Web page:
The wall thickness for the lacing is 2.6 mm. This is less than 3 mm, which is the limit specified in the SAA HB6 1.1.1. If you check AS1163, you will see that this is a standard section. At this point, you have to contact the steel supplier to get it confirmed that this section does comply with AS1163. Let us assume that this is done and we get the confirmation. SAA HB6 covers those sections that comply with AS1163, even if their wall thicknesses are less than 3 mm. So we proceed.
In the standard reference is made to the "design stress". This is the stress against which the joint strength is checked. In this example, the maximum design stress (in absolute value) is -35 MPa and the design stress range is f* = 35 MPa (it is equal to the maximum stress because the minimum stress is zero).
11.1.5 Weld Category
Finding the right weld category is a problem. SAA HB6 lists welded detail alternatives in Table 11.5.1(4) but there is only a limited choice. Other standards such as the British Standard BS7608 : Code of Practice for Fatigue Design and Assessment of Steel Structures offers a larger choice. But we are assessing this joint according to SAA HB6.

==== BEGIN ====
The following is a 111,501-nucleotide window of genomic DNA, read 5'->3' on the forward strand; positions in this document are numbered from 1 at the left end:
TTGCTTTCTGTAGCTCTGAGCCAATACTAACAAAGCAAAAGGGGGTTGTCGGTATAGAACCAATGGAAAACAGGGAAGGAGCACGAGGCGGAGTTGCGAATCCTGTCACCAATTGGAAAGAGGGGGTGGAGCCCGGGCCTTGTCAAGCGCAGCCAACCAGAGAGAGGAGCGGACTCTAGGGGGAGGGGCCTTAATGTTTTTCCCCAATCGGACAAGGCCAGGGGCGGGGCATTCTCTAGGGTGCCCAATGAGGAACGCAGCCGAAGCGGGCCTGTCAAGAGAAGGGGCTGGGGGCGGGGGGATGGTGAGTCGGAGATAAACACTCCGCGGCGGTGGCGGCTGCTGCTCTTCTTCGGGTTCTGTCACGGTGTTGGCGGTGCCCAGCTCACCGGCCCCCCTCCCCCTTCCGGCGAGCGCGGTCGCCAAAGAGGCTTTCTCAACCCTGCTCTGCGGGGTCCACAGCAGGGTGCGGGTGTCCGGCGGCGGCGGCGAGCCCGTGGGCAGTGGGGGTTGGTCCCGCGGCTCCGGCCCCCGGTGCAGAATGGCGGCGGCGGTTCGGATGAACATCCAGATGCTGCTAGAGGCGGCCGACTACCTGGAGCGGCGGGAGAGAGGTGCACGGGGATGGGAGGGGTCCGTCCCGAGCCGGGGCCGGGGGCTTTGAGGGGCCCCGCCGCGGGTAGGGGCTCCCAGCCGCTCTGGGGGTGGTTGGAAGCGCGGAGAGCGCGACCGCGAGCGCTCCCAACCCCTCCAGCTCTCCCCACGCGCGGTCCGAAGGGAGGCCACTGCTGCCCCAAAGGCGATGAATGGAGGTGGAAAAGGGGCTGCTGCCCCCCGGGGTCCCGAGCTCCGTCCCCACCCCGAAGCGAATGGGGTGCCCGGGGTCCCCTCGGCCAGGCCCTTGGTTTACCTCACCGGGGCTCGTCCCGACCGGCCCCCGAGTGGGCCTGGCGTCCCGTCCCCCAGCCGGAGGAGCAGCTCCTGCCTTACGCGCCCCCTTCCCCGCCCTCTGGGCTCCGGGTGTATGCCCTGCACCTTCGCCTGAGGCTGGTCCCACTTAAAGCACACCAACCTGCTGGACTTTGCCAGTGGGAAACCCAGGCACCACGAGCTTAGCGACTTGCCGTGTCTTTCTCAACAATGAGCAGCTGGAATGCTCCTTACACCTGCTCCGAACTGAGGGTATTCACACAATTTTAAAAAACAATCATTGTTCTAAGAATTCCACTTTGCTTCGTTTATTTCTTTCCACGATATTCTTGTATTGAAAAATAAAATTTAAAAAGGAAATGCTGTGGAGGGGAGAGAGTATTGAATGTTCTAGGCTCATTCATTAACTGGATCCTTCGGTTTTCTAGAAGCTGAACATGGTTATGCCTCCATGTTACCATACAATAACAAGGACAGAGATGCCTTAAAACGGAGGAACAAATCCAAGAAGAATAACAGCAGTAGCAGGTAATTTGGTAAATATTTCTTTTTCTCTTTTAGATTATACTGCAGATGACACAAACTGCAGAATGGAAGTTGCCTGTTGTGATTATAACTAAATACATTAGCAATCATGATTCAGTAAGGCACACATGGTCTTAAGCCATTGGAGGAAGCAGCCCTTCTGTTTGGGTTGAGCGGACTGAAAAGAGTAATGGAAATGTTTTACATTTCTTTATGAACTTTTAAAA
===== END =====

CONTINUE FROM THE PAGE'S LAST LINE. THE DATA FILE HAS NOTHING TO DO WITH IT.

The Article 11.5.1 of SAA HB6 states that details not classified in the tables are to be treated as the lowest detail category of a similar detail, unless a superior fatigue strength is proven by analysis and testing. We do not have access to such data. Therefore, after examining Table 11.1.1(4), we decide to use Detail Category 41. This is for for circular hollow sections fillet-welded by using an intermediate plate. We suspect our joint should do better than this because it is butt-welded. Nevertheless, #41 it is.
It should be noted that SAA HB6 assumes that this joint is welded properly and the weld quality conforms with Category SP as defined in AS/NZS 1554.1. You may want to check this standard and establish some quality control measures to confirm this conformance.
Assume that this is on a non-redundant path. Since we believe that the weld category choice was conservative, we will not be too generous with the capacity factor and allow the maximum value recommended for a joint on a non-redundant path, so f = 0.70.
11.1.7 Thickness Effect
11.6 Fatigue Strength
The modified design stress = 35/0.7 = 50 MPa.